The Commission Grid: Implications of the Commission Grid for Investors

I’ll refresh your memory and present our representative commission grid for a traditional big bank full-service brokerage:

The Commission Grid

These complex grid structures are designed to influence behaviours of investment advisers. For example, we can see that an investment adviser whose production is less than $100,000 per year is heavily penalized no matter what size the individual transactions are. (Rookie advisers are not subject to the full grid during their first few years.) As another example, an adviser who has a book of client assets totalling $10 million and charges them an average of 1% in commissions per year will generate $100,000 in commissions overall, but keeps as little as $10,000 while the firm takes $90,000. This adviser will either be forced to quit due to lack of income or he/she will have to change the way they do business in order to hit higher production levels.


Generally speaking, advisers will be compensated more richly for producing higher overall annual commissions (as seen by the general increase in payout as you move down the columns). They will also be compensated more richly for generating higher commissions per transaction (as seen by the increasing payouts from left to right). This could be done by trading larger positions or by using higher commission generating products (like Deferred Sales Charge mutual funds).


These pressures can be exacerbated by a clause some brokerages provide in which your production level (left-most column) is normally based on your previous year’s performance. However, if the adviser were to break out into a higher production category during the year, every commission earned for that year would be adjusted to the higher payout rate retroactively. This further puts pressure on advisers close to the high end of a production bracket to generate higher commissions towards the end of the year.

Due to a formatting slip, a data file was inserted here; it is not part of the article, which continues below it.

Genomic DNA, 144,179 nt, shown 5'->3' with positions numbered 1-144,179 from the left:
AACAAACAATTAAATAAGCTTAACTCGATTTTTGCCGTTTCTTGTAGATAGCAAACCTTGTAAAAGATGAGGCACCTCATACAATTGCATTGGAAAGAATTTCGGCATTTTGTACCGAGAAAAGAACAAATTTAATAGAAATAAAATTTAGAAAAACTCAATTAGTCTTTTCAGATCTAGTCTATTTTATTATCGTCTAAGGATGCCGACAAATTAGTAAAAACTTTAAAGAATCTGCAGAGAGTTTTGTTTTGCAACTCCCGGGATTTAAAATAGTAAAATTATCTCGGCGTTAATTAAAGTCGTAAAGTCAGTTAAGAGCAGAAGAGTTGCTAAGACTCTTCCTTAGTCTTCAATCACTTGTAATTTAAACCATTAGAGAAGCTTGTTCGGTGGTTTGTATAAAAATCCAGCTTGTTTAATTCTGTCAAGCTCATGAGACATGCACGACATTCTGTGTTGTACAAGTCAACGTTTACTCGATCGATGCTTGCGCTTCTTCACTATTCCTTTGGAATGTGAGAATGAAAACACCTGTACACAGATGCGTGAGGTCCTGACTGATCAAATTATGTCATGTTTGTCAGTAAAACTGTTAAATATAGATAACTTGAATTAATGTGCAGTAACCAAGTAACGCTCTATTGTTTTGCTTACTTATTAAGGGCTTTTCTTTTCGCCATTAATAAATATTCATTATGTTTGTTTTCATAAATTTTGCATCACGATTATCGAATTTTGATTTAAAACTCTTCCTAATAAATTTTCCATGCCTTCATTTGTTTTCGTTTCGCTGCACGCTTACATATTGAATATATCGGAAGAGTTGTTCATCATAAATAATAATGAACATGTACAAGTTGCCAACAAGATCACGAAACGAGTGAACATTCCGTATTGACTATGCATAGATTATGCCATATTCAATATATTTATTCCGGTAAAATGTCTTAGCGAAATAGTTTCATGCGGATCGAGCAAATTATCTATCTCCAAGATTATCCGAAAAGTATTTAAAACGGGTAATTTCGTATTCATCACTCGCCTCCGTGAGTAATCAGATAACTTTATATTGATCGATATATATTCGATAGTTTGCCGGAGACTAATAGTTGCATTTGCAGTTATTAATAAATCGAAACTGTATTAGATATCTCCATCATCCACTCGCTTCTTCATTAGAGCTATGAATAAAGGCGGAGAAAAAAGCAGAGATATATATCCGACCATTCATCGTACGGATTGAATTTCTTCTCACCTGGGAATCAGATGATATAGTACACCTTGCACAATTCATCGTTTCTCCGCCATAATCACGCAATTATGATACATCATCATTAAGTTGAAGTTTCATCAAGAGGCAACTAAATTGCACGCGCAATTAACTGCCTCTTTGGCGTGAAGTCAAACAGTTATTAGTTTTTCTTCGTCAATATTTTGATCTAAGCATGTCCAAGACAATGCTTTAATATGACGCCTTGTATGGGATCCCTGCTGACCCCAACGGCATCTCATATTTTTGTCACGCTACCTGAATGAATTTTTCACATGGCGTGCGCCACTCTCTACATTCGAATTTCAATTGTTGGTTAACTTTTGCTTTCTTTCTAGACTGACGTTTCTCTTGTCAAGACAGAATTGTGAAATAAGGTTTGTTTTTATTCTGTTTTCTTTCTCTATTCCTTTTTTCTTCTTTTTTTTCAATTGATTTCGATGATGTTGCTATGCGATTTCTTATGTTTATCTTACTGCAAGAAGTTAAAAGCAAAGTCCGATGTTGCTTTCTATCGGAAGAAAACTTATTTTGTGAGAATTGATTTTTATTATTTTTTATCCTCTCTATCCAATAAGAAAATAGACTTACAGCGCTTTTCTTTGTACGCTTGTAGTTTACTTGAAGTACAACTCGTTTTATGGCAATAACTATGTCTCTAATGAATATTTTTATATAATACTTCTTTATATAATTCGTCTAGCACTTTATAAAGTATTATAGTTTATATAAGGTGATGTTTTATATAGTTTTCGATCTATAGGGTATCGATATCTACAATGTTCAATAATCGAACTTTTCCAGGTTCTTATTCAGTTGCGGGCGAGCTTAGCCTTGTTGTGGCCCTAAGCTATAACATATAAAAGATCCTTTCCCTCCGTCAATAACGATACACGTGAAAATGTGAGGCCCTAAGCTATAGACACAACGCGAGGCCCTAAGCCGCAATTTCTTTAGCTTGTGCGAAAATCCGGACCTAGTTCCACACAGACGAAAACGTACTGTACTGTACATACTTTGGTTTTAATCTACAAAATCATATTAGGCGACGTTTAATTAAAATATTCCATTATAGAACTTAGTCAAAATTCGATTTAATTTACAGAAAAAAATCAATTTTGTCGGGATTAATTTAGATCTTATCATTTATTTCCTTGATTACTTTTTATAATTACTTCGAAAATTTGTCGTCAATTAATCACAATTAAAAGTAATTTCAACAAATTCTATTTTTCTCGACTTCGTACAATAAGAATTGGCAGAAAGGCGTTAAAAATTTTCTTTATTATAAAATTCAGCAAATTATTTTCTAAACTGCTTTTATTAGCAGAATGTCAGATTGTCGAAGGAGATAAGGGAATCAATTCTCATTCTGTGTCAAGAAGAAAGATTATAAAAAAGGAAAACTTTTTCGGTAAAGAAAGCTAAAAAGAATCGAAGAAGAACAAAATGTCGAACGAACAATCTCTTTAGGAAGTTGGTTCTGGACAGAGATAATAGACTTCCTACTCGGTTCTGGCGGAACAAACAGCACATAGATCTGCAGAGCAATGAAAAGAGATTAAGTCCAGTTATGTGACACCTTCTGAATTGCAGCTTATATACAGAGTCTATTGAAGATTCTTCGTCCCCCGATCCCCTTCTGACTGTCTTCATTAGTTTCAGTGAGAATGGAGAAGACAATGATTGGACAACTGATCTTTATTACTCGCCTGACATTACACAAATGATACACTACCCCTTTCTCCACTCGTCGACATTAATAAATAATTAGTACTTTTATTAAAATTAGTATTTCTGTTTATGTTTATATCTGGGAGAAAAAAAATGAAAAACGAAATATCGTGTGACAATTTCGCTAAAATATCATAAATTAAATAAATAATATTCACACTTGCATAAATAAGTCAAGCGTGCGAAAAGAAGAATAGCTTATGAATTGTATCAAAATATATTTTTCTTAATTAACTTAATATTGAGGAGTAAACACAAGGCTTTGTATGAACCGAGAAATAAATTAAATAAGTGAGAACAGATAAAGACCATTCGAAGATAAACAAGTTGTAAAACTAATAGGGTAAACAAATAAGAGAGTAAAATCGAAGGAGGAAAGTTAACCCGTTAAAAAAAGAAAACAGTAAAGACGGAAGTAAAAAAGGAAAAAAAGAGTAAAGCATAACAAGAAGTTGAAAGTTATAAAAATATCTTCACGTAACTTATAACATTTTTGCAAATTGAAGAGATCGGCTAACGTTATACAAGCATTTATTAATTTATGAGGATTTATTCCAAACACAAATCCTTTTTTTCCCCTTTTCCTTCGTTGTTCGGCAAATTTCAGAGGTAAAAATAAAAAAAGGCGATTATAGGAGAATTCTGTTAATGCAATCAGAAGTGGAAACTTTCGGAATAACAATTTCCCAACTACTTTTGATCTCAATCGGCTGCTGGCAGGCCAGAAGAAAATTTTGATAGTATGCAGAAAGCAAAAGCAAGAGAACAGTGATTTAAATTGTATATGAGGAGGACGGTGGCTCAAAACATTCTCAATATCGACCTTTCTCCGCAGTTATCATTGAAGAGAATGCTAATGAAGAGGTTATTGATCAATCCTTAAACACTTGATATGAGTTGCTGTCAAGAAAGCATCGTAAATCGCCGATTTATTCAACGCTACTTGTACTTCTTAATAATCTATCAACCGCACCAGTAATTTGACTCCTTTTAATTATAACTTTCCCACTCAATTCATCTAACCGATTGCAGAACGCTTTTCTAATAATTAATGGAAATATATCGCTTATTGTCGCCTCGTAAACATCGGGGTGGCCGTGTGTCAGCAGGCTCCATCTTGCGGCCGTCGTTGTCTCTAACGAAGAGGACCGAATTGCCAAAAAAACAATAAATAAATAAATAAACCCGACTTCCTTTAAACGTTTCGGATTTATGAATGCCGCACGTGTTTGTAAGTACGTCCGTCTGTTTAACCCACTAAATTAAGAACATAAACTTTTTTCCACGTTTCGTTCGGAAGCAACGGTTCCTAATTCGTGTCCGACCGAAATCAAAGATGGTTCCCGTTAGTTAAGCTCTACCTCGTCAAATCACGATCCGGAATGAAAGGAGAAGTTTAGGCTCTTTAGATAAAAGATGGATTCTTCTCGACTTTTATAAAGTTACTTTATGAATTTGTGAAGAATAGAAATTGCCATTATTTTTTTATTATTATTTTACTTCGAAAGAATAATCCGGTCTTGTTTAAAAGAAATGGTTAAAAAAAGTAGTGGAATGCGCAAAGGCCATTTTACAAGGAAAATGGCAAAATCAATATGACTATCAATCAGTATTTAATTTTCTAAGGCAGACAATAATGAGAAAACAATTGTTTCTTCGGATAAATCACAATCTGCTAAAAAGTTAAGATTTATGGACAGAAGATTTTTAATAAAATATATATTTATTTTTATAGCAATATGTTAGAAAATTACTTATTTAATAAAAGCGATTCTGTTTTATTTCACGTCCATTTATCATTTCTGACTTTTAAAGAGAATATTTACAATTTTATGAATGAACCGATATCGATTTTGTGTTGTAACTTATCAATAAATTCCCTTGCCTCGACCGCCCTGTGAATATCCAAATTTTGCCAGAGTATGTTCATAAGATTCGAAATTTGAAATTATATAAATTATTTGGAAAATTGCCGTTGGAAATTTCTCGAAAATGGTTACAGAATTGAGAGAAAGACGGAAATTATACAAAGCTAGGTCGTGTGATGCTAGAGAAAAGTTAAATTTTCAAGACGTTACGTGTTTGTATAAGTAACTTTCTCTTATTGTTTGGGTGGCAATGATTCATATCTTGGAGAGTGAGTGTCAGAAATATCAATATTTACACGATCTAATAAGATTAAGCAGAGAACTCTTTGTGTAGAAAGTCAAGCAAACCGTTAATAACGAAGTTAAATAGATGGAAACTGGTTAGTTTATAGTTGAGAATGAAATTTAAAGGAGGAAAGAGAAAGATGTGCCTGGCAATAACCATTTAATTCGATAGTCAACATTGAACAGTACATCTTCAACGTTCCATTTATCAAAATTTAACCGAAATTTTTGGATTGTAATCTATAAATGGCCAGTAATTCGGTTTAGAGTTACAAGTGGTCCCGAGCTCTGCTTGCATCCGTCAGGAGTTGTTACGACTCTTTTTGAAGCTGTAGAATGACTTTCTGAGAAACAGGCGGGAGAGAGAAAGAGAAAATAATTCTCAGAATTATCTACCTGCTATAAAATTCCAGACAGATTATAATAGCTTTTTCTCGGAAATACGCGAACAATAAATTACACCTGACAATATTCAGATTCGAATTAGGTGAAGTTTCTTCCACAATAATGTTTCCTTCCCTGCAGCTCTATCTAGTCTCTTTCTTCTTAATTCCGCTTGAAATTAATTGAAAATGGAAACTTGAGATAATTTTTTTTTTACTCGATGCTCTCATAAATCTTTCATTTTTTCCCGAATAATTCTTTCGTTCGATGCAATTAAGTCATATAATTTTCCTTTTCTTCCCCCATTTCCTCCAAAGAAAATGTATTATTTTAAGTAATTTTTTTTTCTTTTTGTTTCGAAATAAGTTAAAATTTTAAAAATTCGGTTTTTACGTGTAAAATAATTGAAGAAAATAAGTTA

For example, let’s suppose Adviser X generated $375,000 in gross commissions in 2010. That means he will be working off of the $300 – $400K annual production row for calculation of net commissions for himself in 2011. But as we approach the last month of 2011, he has already generated $399,000 in commissions for the firm. If we further assume that all his transactions are in the $0 – 100 range, he will have earned $139,650 in net commissions to date (based on a 35% payout rate). If he were to generate just another $1,001 in commissions to clients, his net commissions increases by a whopping $20,350, as all transactions for the year are now based on a 40% payout rate. This is an incredibly powerful motivator.


Next we will look at commission grids for advisers other than full-service brokerage advisers.

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2 Responses to The Commission Grid: Implications of the Commission Grid for Investors

  1. Frank Weiler says:

    This article is fantastic. Thanks so much for having the courage to write about topics that really matter. I hope that your increasing awareness brings about much needed change in this area. It would be nice to see investment dealers ‘walk the walk’ instead of ‘talk the talk’ when it comes to putting clients first.

  2. Preet says:

    Hi Frank – thanks for the note. I hope others are finding the information useful as well, and there is lots more to come.